Federal leaders for government-wide acquisition and information-sharing initiatives have joined forces with technology suppliers to hammer out a new set of recommendations to identify and use the government’s information sharing standards and requirements.

The goal of the recommendations is to enhance national security, increase efficiency and reduce costs by improving collaboration between government and industry in developing open interoperability standards and incorporating them into commercial products

The joint effort represents a significant coming together of those who set government acquisition policies and those from industry who contend many of those policies hamper the ability for suppliers to show government buyers what products and solutions are available.

The recommendations were released by the American Council for Technology and Industry Advisory Council (ACT-IAC) but reflect the desire of U.S. General Services Administration and the Office of the Program Manager for the Information Sharing Environment (ISE) to address concerns on improving and incorporating interoperability standards in government acquisitions and grants.

Chief among the recommendations was a call for increased transparency of interoperable exchange standards to industry prior to responding to a government acquisition.

“Secure and cost-effective information sharing is critical to our mission as the federal government strives for greater IT agility during a time of shrinking budgets,” said GSA’s Kathleen Turco, associate administrator, Office of Government-wide Policy. “We rely on trusted information sharing for homeland security, defense, intelligence and our economy.”

Kshemendra Paul, ISE program manager, echoed Turco’s comment, adding “We must continue to work together and identify technology standards early in the development process that can be adopted government-wide.” ISE is assigned to the Office of Director of National Intelligence (ODNI) but has government-wide authority for developing information sharing standards.

Paul highlighted in an ISE blog the primary recommendations developed by the ACT-IAC working group, which have been released in a white paper titled: “Responsible Information Sharing: Engaging Industry to Improve Standards-Based Acquisition & Interoperability.” The recommendations include:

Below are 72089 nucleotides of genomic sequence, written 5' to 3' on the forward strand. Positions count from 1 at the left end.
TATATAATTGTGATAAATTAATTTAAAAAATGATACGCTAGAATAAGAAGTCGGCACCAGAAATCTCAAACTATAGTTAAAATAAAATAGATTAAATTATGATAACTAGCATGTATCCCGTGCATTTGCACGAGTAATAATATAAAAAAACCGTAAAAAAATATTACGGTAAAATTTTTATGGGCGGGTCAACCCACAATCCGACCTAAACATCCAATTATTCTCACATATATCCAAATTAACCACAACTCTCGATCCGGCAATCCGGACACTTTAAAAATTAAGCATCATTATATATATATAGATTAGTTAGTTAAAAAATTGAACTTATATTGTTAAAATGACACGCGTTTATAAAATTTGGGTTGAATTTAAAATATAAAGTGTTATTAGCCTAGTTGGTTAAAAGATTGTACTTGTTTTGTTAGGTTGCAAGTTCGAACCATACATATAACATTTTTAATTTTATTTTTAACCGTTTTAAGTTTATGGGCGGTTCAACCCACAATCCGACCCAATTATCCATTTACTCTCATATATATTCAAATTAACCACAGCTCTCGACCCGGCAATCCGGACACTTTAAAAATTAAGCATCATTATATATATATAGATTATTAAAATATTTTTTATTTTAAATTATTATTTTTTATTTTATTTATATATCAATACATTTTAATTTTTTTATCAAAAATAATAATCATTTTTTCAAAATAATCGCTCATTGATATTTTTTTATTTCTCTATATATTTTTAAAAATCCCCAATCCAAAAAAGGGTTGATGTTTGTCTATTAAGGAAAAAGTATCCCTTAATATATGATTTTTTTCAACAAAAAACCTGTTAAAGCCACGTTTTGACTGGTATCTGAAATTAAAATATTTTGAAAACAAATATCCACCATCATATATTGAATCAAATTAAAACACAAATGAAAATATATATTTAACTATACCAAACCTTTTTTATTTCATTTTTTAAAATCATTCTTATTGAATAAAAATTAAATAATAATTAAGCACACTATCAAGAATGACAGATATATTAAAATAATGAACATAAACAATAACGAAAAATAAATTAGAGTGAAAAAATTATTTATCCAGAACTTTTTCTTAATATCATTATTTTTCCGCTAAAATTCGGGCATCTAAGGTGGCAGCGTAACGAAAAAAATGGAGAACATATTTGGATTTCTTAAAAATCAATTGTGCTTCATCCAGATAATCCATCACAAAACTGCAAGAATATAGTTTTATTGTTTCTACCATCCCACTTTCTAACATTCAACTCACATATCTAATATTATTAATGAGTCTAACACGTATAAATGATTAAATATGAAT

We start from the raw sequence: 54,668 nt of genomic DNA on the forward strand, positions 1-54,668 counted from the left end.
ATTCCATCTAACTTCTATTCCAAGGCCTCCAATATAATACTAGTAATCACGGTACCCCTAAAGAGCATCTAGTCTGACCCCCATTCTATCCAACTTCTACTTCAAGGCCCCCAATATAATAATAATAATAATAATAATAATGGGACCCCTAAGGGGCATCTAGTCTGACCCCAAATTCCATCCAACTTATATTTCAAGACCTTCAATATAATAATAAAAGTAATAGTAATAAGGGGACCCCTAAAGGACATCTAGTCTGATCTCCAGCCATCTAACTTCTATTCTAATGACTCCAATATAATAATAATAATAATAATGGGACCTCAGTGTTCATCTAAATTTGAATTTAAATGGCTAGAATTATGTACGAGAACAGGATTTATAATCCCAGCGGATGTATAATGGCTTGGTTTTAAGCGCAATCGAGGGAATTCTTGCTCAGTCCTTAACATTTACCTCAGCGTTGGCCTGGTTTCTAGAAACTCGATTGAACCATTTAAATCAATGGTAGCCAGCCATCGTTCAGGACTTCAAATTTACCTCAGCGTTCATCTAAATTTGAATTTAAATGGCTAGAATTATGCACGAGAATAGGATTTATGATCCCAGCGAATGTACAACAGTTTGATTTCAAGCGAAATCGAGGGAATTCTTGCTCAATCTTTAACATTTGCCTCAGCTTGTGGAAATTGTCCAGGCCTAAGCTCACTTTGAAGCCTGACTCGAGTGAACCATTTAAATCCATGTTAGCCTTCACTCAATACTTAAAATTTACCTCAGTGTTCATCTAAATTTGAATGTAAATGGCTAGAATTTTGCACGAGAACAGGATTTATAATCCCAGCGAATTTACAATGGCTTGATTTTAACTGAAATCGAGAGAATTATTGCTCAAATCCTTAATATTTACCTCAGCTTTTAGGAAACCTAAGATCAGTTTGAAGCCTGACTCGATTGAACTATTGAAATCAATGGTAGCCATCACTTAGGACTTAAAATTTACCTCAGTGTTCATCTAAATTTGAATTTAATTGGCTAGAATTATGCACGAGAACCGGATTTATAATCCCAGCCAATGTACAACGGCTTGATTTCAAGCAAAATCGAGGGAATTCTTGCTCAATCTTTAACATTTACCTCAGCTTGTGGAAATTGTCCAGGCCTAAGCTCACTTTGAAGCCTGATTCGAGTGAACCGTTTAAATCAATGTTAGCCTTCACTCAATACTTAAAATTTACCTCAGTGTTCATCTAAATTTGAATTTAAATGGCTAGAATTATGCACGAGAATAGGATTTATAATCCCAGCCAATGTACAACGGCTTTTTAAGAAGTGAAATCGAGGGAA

• Focus on streamlining governance for interoperability standards. A repeatable standards governance process is necessary to define interoperability requirements and coordinate standards development activities across mission areas and governmental jurisdictions.
  • Develop a standards roadmap. In order to encourage adoption of interoperability standards, the government needs to clearly describe its target state vision for how interoperability will be achieved and the standards that will enable it.
  • Leverage standards conformance testing and pilots to minimize risk. Reusing standards that have been developed collectively, tested for standards conformance, or piloted within a certain mission area or IT platform, will minimize risk prior to implementation.
  • Incorporate standards requirements into all strategic management processes. Beginning with strategic planning, government’s interoperability standards requirements need to be clearly defined and the potential return on investment from using standards needs to be captured.
  • Enhance training and outreach. Enhancing training to create a cross-trained workforce and improving outreach with industry and other stakeholder groups will garner great dividends and help ensure expected results.

“We are extremely interested in any additional ideas and insight you may have into the use of information sharing standards in IT management lifecycles, including capital planning, acquisitions, and systems development,” Paul said.

Turco, in an interview with Breaking Gov, said what was different about developing this paper through ACT-IAC was the engagement her office’s staff had with representatives of industry.

“We were doing strategic management of standards and driving it from the top down, and the staff has struggled in terms of setting standards,” she said. “I found it incredibly useful,” she said, referring to the access her staff had to talk directly with industry representatives in developing a set of standards recommendations.

“We must continue to work together,” Paul said, ” and identify technology standards early in the development process that can be adopted government-wide. We need and welcome industry’s help in this ongoing effort.”